“The Bible Across Cultures: From Antiquity to the Enlightenment,” a series of four lectures sponsored by Judaic and Near Eastern Studies at UMass Amherst, explores the Bible as a meeting ground for intercultural exchange. Employing comparative historical and literary methods of analysis, and by highlighting interpretive strategies in the ancient, medieval, and modern worlds, the series draws attention to the role of the Bible in the broader study of the humanities. Each of the subjects discussed in the series – violence, collective memory, Jewish and Christian interpretation, and the confluence of English translations of Bible and Greek epic poetry – offers a fascinating example of cross-cultural inquiry.
SECOND LECTURE IN THE SERIES: "City-Lament and Collective Memory in Qohelet (Ecclesiastes)"
Jennie Barbour, Amherst College and UMass Amherst
The book of Ecclesiastes and its speaker Qohelet are famous for saying that there is 'nothing new under the sun'. In the literary tradition of the modern West this has been taken as the motto of a book that is universal in scope, Greek in its patterns of thought, and floating free from the particularism and historical concerns of the rest of the Bible. But while Qohelet says nothing about the great founding events of Israel's story, the book is haunted by the decline and fall of the nation and the Babylonian exile, as the trauma of the loss of the kingdom of Solomon persists through a spectrum of intertextual relationships; Ecclesiastes is not simply a piece of marketplace philosophy, but a learned essay in processing a community's memory.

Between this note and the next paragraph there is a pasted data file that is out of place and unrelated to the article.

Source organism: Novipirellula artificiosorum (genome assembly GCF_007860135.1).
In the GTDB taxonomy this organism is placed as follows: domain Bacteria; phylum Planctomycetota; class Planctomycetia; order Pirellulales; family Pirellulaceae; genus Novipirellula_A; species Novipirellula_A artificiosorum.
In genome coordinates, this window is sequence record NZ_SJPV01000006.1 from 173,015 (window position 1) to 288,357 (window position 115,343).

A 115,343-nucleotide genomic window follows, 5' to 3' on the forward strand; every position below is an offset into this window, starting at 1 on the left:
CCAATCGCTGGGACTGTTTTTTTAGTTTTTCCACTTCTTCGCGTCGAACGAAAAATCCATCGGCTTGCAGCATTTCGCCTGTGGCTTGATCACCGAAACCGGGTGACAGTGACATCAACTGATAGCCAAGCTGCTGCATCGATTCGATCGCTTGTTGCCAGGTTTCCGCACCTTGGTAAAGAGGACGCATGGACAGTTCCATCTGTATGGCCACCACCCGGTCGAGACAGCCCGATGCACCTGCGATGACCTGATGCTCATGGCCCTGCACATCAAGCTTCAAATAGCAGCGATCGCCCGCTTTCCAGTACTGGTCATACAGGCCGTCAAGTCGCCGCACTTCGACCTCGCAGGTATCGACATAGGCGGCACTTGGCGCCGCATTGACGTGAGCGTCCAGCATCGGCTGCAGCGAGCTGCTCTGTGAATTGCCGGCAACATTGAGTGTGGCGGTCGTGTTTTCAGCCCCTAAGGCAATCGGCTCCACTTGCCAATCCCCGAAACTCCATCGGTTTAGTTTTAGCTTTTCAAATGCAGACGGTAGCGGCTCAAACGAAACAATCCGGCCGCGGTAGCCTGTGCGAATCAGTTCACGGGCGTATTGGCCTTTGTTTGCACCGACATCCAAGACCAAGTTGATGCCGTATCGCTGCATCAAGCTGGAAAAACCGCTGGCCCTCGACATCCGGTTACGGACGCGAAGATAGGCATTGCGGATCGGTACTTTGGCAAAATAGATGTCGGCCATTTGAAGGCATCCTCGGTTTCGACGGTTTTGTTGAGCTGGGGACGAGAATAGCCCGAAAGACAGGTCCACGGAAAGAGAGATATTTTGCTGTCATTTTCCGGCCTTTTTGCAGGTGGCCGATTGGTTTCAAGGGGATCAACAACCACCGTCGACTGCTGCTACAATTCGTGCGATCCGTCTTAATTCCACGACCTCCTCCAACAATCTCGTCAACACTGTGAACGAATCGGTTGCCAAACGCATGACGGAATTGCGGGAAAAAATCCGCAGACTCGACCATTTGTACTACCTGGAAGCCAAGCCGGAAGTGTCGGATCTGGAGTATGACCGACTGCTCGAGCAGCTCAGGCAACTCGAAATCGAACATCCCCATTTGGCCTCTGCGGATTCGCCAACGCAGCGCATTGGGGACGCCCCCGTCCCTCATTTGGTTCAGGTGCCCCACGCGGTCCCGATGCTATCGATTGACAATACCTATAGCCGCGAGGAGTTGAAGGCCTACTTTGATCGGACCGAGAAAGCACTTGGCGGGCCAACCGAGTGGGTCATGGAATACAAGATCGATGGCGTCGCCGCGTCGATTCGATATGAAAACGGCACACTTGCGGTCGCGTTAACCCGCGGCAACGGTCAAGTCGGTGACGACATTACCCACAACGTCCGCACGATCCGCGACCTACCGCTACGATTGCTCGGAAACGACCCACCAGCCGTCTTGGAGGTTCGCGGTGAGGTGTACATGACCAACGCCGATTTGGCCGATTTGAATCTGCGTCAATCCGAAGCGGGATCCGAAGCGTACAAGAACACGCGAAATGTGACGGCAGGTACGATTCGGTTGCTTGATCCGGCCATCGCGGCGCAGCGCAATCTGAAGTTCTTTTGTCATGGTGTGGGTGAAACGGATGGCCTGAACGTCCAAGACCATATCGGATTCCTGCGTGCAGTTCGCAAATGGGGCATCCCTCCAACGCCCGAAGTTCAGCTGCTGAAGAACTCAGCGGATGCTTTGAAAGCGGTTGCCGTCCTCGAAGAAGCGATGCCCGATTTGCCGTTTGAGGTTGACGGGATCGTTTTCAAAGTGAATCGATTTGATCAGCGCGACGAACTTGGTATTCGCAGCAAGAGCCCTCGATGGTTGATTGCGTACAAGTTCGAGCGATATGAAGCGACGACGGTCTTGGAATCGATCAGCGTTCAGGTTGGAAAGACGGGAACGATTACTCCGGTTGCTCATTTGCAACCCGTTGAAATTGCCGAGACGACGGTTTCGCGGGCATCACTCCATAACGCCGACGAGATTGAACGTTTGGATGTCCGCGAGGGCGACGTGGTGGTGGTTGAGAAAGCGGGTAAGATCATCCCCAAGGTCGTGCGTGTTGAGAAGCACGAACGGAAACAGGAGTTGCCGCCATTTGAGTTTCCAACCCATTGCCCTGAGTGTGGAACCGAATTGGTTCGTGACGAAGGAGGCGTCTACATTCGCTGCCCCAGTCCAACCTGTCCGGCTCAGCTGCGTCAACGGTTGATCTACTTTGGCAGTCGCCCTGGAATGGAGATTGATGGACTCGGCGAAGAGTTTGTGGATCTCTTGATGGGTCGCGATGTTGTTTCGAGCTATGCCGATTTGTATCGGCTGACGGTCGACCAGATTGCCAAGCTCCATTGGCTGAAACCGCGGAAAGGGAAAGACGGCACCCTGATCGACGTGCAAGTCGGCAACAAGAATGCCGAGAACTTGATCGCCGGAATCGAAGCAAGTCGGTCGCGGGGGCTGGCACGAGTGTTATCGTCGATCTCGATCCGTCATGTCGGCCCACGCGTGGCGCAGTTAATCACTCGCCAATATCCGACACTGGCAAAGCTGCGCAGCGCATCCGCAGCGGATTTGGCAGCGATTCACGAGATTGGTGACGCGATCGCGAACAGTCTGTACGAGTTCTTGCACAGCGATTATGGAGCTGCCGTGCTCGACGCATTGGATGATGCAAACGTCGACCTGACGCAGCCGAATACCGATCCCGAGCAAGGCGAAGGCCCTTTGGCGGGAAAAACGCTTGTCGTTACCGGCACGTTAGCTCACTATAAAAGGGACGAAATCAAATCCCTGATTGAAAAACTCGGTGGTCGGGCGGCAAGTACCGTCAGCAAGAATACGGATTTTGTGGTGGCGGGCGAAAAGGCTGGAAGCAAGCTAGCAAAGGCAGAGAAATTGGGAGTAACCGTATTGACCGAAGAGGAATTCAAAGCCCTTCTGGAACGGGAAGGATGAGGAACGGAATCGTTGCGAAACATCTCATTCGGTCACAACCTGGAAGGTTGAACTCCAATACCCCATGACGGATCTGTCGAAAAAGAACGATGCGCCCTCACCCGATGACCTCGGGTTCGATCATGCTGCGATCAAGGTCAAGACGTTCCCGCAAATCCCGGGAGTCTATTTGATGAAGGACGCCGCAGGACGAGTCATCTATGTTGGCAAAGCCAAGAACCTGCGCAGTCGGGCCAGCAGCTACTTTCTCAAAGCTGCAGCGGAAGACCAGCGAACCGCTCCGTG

All lectures in this series, sponsored by the Department of Judaic and Near Eastern Studies at the University of Massachusetts Amherst, are free and open to the public. All venues are on campus and wheel-chair accessible.